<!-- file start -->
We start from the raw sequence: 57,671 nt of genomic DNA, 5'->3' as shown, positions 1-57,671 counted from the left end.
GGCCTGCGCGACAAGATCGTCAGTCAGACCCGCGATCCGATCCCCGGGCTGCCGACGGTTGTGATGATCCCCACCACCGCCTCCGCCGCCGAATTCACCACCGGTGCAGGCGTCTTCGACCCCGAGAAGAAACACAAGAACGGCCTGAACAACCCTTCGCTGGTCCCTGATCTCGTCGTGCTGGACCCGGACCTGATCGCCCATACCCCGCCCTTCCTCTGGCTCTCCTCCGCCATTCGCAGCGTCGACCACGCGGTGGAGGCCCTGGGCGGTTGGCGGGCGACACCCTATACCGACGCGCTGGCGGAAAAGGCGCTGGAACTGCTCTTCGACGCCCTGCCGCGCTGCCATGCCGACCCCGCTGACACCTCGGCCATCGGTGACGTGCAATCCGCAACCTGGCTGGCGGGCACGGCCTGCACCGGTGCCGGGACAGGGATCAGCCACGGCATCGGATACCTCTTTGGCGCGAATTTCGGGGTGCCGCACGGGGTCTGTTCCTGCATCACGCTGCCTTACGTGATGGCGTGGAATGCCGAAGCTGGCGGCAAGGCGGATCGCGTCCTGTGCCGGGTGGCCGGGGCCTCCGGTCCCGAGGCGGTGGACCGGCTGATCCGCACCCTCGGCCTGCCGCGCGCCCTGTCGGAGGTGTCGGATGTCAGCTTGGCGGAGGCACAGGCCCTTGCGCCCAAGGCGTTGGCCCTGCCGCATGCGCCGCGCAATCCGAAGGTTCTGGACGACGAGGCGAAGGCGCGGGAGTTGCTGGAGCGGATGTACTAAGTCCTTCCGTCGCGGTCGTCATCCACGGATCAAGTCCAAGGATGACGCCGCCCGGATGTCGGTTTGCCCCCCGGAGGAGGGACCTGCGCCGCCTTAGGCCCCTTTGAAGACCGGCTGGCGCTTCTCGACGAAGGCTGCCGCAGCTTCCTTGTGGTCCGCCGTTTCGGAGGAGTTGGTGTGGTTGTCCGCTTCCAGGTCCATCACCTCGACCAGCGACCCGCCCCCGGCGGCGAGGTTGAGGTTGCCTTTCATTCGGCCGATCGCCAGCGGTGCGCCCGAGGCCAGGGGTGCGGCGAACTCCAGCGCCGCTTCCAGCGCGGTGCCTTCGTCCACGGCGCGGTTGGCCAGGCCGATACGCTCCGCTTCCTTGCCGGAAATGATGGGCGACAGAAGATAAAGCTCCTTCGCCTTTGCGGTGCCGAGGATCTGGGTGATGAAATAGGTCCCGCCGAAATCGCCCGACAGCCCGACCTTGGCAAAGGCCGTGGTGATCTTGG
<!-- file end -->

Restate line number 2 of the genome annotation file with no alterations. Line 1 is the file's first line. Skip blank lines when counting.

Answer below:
GGCCTGCGCGACAAGATCGTCAGTCAGACCCGCGATCCGATCCCCGGGCTGCCGACGGTTGTGATGATCCCCACCACCGCCTCCGCCGCCGAATTCACCACCGGTGCAGGCGTCTTCGACCCCGAGAAGAAACACAAGAACGGCCTGAACAACCCTTCGCTGGTCCCTGATCTCGTCGTGCTGGACCCGGACCTGATCGCCCATACCCCGCCCTTCCTCTGGCTCTCCTCCGCCATTCGCAGCGTCGACCACGCGGTGGAGGCCCTGGGCGGTTGGCGGGCGACACCCTATACCGACGCGCTGGCGGAAAAGGCGCTGGAACTGCTCTTCGACGCCCTGCCGCGCTGCCATGCCGACCCCGCTGACACCTCGGCCATCGGTGACGTGCAATCCGCAACCTGGCTGGCGGGCACGGCCTGCACCGGTGCCGGGACAGGGATCAGCCACGGCATCGGATACCTCTTTGGCGCGAATTTCGGGGTGCCGCACGGGGTCTGTTCCTGCATCACGCTGCCTTACGTGATGGCGTGGAATGCCGAAGCTGGCGGCAAGGCGGATCGCGTCCTGTGCCGGGTGGCCGGGGCCTCCGGTCCCGAGGCGGTGGACCGGCTGATCCGCACCCTCGGCCTGCCGCGCGCCCTGTCGGAGGTGTCGGATGTCAGCTTGGCGGAGGCACAGGCCCTTGCGCCCAAGGCGTTGGCCCTGCCGCATGCGCCGCGCAATCCGAAGGTTCTGGACGACGAGGCGAAGGCGCGGGAGTTGCTGGAGCGGATGTACTAAGTCCTTCCGTCGCGGTCGTCATCCACGGATCAAGTCCAAGGATGACGCCGCCCGGATGTCGGTTTGCCCCCCGGAGGAGGGACCTGCGCCGCCTTAGGCCCCTTTGAAGACCGGCTGGCGCTTCTCGACGAAGGCTGCCGCAGCTTCCTTGTGGTCCGCCGTTTCGGAGGAGTTGGTGTGGTTGTCCGCTTCCAGGTCCATCACCTCGACCAGCGACCCGCCCCCGGCGGCGAGGTTGAGGTTGCCTTTCATTCGGCCGATCGCCAGCGGTGCGCCCGAGGCCAGGGGTGCGGCGAACTCCAGCGCCGCTTCCAGCGCGGTGCCTTCGTCCACGGCGCGGTTGGCCAGGCCGATACGCTCCGCTTCCTTGCCGGAAATGATGGGCGACAGAAGATAAAGCTCCTTCGCCTTTGCGGTGCCGAGGATCTGGGTGATGAAATAGGTCCCGCCGAAATCGCCCGACAGCCCGACCTTGGCAAAGGCCGTGGTGATCTTGG